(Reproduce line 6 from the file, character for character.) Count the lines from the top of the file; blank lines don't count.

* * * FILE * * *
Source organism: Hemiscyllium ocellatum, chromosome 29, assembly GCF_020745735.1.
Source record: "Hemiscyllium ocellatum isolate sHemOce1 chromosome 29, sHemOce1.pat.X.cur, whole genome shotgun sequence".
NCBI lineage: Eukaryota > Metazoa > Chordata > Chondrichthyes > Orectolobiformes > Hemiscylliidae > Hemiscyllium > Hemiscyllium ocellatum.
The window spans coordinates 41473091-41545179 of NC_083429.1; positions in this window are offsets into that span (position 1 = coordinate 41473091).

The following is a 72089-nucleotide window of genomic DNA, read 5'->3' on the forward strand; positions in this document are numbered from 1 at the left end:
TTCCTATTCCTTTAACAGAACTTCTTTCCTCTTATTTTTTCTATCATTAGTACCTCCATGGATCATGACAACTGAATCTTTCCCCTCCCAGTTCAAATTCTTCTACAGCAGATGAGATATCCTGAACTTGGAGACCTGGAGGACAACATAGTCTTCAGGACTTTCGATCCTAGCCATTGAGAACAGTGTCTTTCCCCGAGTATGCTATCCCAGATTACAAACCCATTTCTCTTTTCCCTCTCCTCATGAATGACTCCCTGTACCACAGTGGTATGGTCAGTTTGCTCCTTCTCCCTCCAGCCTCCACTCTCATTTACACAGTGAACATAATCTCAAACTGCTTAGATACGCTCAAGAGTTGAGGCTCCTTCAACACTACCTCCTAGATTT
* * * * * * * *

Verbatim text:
TTCCTATTCCTTTAACAGAACTTCTTTCCTCTTATTTTTTCTATCATTAGTACCTCCATGGATCATGACAACTGAATCTTTCCCCTCCCAGTTCAAATTCTTCTACAGCAGATGAGATATCCTGAACTTGGAGACCTGGAGGACAACATAGTCTTCAGGACTTTCGATCCTAGCCATTGAGAACAGTGTCTTTCCCCGAGTATGCTATCCCAGATTACAAACCCATTTCTCTTTTCCCTCTCCTCATGAATGACTCCCTGTACCACAGTGGTATGGTCAGTTTGCTCCTTCTCCCTCCAGCCTCCACTCTCATTTACACAGTGAACATAATCTCAAACTGCTTAGATACGCTCAAGAGTTGAGGCTCCTTCAACACTACCTCCTAGATTT